Travel responsibly on designated roads, trails and areas

  • Stay on designated roads, trails and other areas open to horse use.
  • Ride single file to reduce trail damage.
  • Don’t cut switchbacks.
  • Spread out in open country where there are no trails. Spreading out, rather than following each other’s footsteps, disperses impact and avoids creating a new trail.
  • Comply with all signs and respect barriers.
  • Riders should match their skill level to the temperament and ability of the horse they ride.
  • At trailheads or staging areas, park vehicles and secure horses in a manner that provides a safe distance between the horses and passing traffic.
  • Less experienced horses and riders should ride behind more “trail-wise” horses and riders.
  • If you are “ponying” a horse, go slow and never take a loose horse on the trail.
  • Buddy up with two or three riders. This reduces vulnerability if you have an accident.


Respect the rights of others, including private property owners and all recreational trail users, campers and others so they can enjoy their recreational activities undisturbed.

  • Be considerate of others on the road or trail.
  • Be prepared to let other trail enthusiasts know what needs to be done to keep you, the horse and other passersby safe when you meet on the trail.
  • Remember, many people are afraid of horses and may react unpredictably.
  • Be alert and aware of the presence of other trail enthusiasts. If possible, pull to the side of the trail when you hear oncoming off-highway vehicles or bicycles.
  • Leave gates as you find them. If crossing private property, be sure to ask permission from the landowner(s).
  • Keep the noise down.
  • Be especially cautious around hikers, bikes and motorized vehicles.


Educate yourself prior to your trip by obtaining travel maps and regulations from public agencies, planning, taking horseback riding skills classes and knowing how to properly manage your horse.

  • Obtain a map of your destination and determine which areas are open to your type of pack animals.
  • Make a realistic plan and stick to it. Always tell someone of your travel plans.
  • Contact the land manager for area restrictions, closures and permit requirements.
  • Check the weather forecast for your destination. Plan clothing, equipment and supplies accordingly.
  • Carry a compass or a Global Positioning System (GPS) unit and know how to use it.
  • Carry water and emergency supplies even on short trips.
  • Keep groups small and carry lightweight gear to reduce the number of animals needed.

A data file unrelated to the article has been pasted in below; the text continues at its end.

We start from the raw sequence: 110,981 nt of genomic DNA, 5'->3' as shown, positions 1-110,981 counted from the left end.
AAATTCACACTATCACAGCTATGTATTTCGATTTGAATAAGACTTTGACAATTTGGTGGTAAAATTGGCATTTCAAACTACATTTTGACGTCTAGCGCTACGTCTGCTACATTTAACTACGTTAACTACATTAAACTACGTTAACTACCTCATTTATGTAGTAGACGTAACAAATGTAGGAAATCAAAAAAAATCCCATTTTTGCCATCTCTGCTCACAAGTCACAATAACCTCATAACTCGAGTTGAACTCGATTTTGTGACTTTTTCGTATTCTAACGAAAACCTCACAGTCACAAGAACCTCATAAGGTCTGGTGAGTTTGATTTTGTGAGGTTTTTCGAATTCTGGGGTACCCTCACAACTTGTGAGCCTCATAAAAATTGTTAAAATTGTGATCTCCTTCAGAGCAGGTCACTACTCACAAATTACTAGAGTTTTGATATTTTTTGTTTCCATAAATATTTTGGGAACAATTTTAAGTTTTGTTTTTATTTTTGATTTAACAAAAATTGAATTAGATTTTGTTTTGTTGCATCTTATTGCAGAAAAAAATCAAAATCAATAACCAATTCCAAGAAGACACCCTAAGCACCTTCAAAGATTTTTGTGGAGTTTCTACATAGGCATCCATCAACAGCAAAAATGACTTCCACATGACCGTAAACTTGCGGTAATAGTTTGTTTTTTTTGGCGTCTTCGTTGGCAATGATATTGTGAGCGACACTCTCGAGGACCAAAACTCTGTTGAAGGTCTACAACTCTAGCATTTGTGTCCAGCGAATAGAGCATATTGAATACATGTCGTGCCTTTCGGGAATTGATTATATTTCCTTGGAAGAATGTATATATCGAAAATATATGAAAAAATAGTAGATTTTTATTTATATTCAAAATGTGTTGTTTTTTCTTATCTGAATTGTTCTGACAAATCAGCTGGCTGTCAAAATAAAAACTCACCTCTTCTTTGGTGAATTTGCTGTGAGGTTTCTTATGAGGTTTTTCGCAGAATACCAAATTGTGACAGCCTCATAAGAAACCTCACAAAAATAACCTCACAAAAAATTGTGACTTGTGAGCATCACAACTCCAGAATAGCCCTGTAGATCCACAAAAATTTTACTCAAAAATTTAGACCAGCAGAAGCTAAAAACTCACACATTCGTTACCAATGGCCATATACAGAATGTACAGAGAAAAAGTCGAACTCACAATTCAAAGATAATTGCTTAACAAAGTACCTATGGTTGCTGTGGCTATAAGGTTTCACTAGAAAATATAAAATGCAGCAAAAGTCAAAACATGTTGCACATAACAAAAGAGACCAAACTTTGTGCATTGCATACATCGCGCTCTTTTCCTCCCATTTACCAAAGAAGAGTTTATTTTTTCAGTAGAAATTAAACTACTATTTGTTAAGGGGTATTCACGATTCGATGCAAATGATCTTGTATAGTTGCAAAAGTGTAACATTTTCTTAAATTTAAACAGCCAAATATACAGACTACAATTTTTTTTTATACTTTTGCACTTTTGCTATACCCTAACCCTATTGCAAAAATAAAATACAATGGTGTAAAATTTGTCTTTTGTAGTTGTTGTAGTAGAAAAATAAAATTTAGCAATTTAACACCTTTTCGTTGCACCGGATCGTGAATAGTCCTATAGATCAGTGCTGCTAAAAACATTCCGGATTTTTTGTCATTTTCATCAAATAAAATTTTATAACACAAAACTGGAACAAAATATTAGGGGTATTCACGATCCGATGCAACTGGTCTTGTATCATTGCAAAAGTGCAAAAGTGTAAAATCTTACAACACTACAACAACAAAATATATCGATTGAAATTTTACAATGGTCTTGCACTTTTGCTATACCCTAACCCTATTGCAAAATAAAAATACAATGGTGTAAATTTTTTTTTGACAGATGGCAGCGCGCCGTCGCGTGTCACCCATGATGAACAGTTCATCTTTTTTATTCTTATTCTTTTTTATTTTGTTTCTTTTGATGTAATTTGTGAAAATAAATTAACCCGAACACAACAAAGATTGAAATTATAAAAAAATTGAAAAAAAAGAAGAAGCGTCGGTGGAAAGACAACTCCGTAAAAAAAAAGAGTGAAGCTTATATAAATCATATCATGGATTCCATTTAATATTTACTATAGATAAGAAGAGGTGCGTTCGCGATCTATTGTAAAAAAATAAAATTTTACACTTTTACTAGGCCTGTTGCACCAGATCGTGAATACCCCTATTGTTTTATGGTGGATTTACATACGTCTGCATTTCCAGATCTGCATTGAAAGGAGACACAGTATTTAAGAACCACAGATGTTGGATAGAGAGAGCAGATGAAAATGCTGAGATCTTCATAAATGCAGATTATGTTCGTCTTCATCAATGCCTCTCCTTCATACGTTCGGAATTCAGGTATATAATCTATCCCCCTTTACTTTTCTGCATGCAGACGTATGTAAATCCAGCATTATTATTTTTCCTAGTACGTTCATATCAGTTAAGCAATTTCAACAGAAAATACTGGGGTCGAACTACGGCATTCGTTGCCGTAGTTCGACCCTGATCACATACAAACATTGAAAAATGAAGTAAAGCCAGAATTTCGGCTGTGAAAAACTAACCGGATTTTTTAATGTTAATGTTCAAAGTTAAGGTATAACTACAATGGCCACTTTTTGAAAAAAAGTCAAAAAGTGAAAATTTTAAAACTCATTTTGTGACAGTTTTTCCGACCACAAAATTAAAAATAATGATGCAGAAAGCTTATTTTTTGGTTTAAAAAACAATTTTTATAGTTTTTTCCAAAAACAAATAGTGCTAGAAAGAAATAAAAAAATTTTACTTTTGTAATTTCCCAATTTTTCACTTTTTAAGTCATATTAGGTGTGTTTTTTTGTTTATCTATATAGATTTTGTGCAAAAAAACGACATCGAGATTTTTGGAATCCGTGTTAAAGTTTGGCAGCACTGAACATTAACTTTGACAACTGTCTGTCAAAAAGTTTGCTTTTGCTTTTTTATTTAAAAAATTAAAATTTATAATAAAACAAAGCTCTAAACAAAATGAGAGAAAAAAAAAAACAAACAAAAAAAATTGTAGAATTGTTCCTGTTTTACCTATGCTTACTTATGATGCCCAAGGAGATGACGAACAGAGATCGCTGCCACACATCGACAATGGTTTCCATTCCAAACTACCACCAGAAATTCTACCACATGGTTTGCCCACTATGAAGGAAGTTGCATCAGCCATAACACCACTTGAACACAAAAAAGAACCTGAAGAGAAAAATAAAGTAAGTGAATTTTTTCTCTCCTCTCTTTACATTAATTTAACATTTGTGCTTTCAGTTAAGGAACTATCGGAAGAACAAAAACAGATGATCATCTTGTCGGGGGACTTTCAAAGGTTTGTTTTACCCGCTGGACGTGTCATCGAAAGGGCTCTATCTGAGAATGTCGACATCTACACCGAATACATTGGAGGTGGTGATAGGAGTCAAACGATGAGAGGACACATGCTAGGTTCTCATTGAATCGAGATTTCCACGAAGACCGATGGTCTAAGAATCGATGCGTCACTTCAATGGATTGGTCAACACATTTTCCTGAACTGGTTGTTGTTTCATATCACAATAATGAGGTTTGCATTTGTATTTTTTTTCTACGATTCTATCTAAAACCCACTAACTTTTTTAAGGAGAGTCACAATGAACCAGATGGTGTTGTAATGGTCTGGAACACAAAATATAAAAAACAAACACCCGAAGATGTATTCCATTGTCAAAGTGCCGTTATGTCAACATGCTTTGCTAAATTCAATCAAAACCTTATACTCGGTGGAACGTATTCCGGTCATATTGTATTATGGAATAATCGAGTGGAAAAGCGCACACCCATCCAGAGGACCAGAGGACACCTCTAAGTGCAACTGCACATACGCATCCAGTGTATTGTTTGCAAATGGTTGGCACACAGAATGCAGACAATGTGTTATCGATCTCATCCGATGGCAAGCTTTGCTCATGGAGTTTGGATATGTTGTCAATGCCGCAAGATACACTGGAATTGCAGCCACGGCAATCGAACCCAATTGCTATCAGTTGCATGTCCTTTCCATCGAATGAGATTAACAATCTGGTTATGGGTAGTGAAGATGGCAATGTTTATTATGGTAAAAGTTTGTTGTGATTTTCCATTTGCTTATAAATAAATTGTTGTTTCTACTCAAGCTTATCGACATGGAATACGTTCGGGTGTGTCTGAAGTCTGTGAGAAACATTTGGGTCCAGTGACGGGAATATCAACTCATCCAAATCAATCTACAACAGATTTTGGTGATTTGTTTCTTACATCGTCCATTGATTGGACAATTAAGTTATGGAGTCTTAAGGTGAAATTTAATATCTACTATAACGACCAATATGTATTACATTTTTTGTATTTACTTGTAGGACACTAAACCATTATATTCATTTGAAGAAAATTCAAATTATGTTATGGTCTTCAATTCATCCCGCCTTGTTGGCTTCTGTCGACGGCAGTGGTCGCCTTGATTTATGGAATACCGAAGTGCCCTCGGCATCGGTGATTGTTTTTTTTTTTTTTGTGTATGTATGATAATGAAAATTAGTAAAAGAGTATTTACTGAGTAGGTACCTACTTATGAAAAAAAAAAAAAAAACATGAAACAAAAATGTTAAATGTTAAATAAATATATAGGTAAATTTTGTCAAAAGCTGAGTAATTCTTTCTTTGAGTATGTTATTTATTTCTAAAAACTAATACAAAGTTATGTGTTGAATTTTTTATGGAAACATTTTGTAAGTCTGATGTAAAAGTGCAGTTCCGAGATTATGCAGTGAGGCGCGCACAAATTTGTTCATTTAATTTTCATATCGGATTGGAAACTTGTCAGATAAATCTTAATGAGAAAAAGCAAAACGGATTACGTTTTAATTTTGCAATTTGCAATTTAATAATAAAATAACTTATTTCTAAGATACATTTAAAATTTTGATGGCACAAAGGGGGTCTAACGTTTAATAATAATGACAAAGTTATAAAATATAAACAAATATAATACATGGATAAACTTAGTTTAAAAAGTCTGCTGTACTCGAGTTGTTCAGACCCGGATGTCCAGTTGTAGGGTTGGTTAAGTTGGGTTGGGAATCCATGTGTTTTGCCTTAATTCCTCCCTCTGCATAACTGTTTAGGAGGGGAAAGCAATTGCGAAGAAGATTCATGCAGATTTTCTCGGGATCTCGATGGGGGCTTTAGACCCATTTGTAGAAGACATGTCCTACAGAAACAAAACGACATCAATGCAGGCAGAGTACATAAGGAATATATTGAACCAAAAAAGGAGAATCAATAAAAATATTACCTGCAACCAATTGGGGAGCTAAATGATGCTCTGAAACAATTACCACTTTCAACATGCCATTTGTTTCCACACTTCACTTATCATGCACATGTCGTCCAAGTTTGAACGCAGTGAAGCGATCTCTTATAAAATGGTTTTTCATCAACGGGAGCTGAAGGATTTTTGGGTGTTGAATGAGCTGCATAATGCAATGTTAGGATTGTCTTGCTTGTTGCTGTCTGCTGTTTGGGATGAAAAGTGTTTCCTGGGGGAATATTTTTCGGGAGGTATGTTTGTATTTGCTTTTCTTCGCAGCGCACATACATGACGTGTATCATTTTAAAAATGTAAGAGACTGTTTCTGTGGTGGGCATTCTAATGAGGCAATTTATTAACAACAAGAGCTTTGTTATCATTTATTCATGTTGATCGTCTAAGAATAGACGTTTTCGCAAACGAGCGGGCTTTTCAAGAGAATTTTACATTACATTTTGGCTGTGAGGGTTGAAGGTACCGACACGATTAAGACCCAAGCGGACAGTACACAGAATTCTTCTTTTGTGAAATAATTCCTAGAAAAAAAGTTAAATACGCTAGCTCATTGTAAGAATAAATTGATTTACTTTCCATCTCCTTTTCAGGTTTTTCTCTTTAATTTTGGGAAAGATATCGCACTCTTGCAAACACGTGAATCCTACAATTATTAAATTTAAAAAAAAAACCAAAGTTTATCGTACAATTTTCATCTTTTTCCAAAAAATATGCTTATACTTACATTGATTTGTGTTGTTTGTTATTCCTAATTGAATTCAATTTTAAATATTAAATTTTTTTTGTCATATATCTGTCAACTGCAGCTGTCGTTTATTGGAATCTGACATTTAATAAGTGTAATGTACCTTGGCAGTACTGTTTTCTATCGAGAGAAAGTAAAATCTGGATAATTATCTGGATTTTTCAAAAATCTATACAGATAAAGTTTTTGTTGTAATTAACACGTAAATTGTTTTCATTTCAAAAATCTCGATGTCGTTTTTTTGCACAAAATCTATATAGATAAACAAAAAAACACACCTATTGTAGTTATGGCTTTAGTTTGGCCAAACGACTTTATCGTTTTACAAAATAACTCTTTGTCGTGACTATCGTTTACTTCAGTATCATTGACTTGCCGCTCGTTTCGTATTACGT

• Pre-plan camp locations that provide plenty of room and the proper environment for confining animals.
  • Take responsibility for your horse’s education. Introduce it to vehicles and situations it may encounter on shared trails.


Avoid sensitive areas such as meadows, lakeshores, wetlands and streams. Stay on designated routes.

  • Other sensitive habitats to avoid, unless on designated routes, include cryptobiotic soils of the desert, tundra and seasonal nesting or breeding areas.
  • Do not disturb historical, archeological or paleontological sites.
  • Avoid “spooking” livestock and wildlife you encounter and keep your distance.
  • Water animals in areas where stream banks and water access can withstand hard use and are downstream from campsites.


Do your part by modeling appropriate behavior, leaving the area better than you found it, properly disposing of waste, minimizing the use of fire, avoiding the spread of invasive species and restoring degraded areas.

  • Pack out what you pack in. Carry a trash bag and pick up litter left by others.
  • Practice minimum impact camping by using established sites and camping 200 feet from water resources and trails.
  • When selecting a campsite, first consider your horses; the site should accommodate them without damaging the area.
  • Inspect grazing opportunities before making camp.
  • Use yards, paddocks and hitching rails where provided.
  • Use hitchlines, hobbles and staking to confine animals. Erect hitchlines in rocky areas with established trees and use straps or tree savers to protect bark.
  • If you use temporary corrals, move the enclosures twice daily.
  • When breaking camp, remove or scatter manure, remove excess hay and straw and fill areas dug up by animal hooves.
  • Repackage snacks and food in baggies. This reduces weight and amount of trash to carry out.
  • Observe proper sanitary waste disposal or pack your waste out.
  • Bring pellets, grain or weed-free hay to areas where feed is limited or grazing is not allowed. This helps reduce the spread of invasive species.
  • Wash your gear and support vehicle and check your animal before and after every ride to avoid the spread of invasive species.
  • Build a trail community. Get to know other types of recreationists that share your favorite trail.